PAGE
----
E2046 Kaga (Kantai Collection)

KIT #: FG9810
PRICE: @$60.00 shipped
DECALS: Eyes and flight deck
REVIEWER: Dale Rannals
NOTES: Resin


 Kaga was a Japanese Tosa class battleship launched in 1921. Kaga and Tosa were to have been basically enlarged Nagato's. Alas, it was not to be. Kaga and her sister became two of the victims of the Washington Naval Treaty, destined for the scrap yard. However, she was to receive a new lease on life . One of the battlecruiser hulls, Amagi, which was slated for conversion to an aircraft carrier, was damaged in an earthquake. Kaga's hull was selected as a replacement.

Kaga ended up as a 38,000 ton, 812ft long carrier of 28 knots.

But wait, this Kaga has much better lines. What exactly do we have here? Well, this Kaga is the personification of the warship in a Japanese Anime series named “The Kantai Collection”.

The Kantai Collection (translated as "Fleet Collection", subtitled as "Fleet Girls Collection"), known as KanColle for short, is a 2015 Japanese anime television series based on the Japanese game of the same name. Check it out if you're into it; check it out anyway if you're not. It's pretty cool.


This is a resin kit from E2046. The kit is made up of 57 pieces of light tan, nearly flawless resin. Instructions are pretty minimal, consisting of a couple of pages showing photos of the parts (for inventory purposes), a page devoted to how to heat of and bend resin pieces if needed for proper fit, and a simple assembly page, showing roughly where parts go. As we are talking arms and legs and such, it fairly simple to figure things out. There is a decal sheet included, consisting of decals for the eyes and the flight deck (carried on her back … tough Girl).

This kit differed from the norm of E2046 kits as the were no keyed tabs/slots. Everything was pretty much a butt fit. There were holes shallowly indicated on the assembly areas, I'm assuming to drill holes and insert metal rods for a more positive fit. I did not do this, for 1) the parts fit together very well as is, and 2) I would have just drilled the hole angles wrong and made assembly worse. As it turned out I had no problems with the fit of the kit.


 Construction started by cutting off and sanding down any casting blocks. Then the parts were thoroughly washed in warm soapy water. Primer is next, as it is needed to get any paint something to bite into and stay. I normally use Tamiya Fine Primer for this. It sprays nice, is a light gray color, and is very durable. However, this time I tried using a generic automotive primer in a rattle can. It worked well enough, but the dark gray color was harder to cover over, and it was a much coarser paint, not as fine/smooth as the Tamiya. I will switch back on my next kit.

I got the primer sprayed, but the kit sat for a few months as I finished up some other kits. When I got back to this, it was a nice cold winter, so I decided to use Vallejo acrylic paints as I wanted to avoid airbrushing anything. I find Vallejo paints amazing in how they brush. Very fine pigments allow for a paint that is a pleasure to brush. They give amazingly complete coverage. I used the kit photos from E2046 to decide on colors, but it came down to white, a vibrant blue, and some browns and grays.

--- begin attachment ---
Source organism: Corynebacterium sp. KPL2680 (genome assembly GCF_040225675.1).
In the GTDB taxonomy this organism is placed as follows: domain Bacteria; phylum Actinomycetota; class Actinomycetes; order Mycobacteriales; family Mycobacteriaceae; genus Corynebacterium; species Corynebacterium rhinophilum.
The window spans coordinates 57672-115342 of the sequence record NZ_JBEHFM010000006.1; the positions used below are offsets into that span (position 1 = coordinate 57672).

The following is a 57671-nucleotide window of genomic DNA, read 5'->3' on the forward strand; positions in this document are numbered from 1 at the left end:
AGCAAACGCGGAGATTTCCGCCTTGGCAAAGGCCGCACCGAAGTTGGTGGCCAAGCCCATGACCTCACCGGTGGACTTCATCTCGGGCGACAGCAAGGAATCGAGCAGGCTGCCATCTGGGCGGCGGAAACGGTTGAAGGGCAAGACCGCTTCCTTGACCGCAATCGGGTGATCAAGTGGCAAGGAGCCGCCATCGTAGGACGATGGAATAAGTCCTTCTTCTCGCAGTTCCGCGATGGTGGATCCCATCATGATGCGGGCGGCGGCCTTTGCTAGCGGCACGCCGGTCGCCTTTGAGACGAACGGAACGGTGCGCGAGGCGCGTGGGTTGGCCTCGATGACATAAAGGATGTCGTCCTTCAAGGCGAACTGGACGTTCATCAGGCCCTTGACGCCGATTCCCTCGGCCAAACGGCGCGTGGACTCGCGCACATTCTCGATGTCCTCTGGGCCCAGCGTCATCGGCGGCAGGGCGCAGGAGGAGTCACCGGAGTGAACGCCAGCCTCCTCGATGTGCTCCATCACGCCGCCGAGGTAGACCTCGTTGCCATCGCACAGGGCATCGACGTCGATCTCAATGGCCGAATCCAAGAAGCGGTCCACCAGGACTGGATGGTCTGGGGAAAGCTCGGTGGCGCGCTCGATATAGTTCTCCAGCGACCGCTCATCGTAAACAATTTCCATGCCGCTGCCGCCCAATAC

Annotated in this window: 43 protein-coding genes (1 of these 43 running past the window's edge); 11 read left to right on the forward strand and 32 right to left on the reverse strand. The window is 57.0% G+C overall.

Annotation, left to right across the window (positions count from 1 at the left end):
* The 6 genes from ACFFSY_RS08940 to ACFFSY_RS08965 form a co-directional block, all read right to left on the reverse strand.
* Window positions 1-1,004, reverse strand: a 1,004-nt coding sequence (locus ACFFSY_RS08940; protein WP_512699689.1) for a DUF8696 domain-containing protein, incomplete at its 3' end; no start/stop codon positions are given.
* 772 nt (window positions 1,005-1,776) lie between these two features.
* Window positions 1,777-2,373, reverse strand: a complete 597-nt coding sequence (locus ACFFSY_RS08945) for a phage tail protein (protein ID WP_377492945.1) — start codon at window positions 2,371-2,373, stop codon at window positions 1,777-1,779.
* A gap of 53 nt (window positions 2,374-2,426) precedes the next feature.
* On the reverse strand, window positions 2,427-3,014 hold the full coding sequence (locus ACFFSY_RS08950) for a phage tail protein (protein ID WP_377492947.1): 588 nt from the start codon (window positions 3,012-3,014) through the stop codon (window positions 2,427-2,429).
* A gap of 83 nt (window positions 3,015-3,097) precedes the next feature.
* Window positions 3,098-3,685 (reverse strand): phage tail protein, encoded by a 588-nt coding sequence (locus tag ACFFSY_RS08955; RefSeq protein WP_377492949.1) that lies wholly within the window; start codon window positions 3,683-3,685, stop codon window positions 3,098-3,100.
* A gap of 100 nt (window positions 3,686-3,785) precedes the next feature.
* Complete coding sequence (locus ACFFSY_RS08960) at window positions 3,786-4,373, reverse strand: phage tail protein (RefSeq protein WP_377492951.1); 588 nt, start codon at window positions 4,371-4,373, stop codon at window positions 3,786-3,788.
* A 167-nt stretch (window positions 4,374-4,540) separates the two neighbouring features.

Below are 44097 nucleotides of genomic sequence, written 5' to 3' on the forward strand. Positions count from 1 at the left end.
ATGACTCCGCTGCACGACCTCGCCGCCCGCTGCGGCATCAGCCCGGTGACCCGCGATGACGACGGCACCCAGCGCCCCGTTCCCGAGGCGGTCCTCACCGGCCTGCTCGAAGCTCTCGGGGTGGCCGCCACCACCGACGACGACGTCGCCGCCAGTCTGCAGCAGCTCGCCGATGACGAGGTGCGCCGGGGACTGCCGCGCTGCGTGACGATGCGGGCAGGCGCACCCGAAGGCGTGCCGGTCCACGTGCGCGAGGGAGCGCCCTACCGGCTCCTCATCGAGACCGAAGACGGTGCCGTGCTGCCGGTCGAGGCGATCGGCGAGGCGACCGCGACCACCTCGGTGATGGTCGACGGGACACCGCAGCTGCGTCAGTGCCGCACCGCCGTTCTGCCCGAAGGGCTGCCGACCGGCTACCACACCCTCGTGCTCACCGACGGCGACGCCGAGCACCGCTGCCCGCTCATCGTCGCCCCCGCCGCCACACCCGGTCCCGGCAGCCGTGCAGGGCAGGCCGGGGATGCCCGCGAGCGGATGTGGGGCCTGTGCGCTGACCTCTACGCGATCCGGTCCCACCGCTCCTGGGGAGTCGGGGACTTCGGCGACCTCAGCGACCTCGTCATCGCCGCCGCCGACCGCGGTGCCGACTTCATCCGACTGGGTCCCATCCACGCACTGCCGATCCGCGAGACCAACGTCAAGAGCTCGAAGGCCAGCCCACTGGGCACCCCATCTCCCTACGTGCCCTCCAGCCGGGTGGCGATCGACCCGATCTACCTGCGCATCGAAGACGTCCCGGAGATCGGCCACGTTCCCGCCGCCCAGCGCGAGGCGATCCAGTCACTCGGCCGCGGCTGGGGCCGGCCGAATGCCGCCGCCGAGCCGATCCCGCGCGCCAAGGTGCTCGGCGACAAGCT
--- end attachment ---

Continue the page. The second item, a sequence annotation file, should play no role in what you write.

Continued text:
So, parts cleaned up …. check. Parts washed and primered …. check. Colors picked out ….. check. Time to paint. I tried to do the painting in groups. Gather everything that needs to be white, then blue, etc. The Hinomaru on the arrows flights I painted by hand. Did okay on most of them and from normal viewing distance they look decent. Soon everything was painted and assembly began. One thing to remember about Vallejo paints is they wear off from handling fairly easily, so after all was together, I went back over and touched up any areas my ham fists boogered up.

An area that is always difficult to get just right, and can make or break one of these figures, is painting the eyes. Luckily decals for these are becoming more regular, and E2046 gives a spare set just in case something goes wrong on the first try. (I also scan the decals anyway just to have a backup set.) The eye decals and the flight deck applied very well.

I drilled a hole in her left foot (ouch) and glued in a metal rod. I then painted a rectangular wooden display base (from a local craft store – like $2) and drilled a corresponding hole for the rod. A very cool feature of this kit is the water being kicked up by Kaga during her attack. These are depicted by several pieces of clear resin. I used a very old bottle (25+ yrs) of Tamiya clear blue on these, painting a light coat on all sides. They definitely contribute to the very dynamic pose of the kit. Putting these in place made a very sturdy, almost interlocking structure that helps support her. To put her at a better looking angle, I propped up the back of the base, screwing on spare fenders from a tank kit; looking thru the gallery at E2046, this is pretty much the norm.

The last thing I did was attach her Daikyu bow, as I surely would have broken it off had I done it beforehand. Put an about-to-be-launched arrow in place and used EZ-Line for the string. All done.


This is another fantastic kit from E2046. I cannot praise enough the quality of the resin parts. Superb. This kit was odd in that it lacked the tab and slot assembly of the other kits I've gotten, but it was not a problem whatsoever. The eye decals are a welcome addition as it removes the frustration from trying to paint those. Wholly recommended for anyone interested,  


The Internet.

Dale Rannals

31 July 2018

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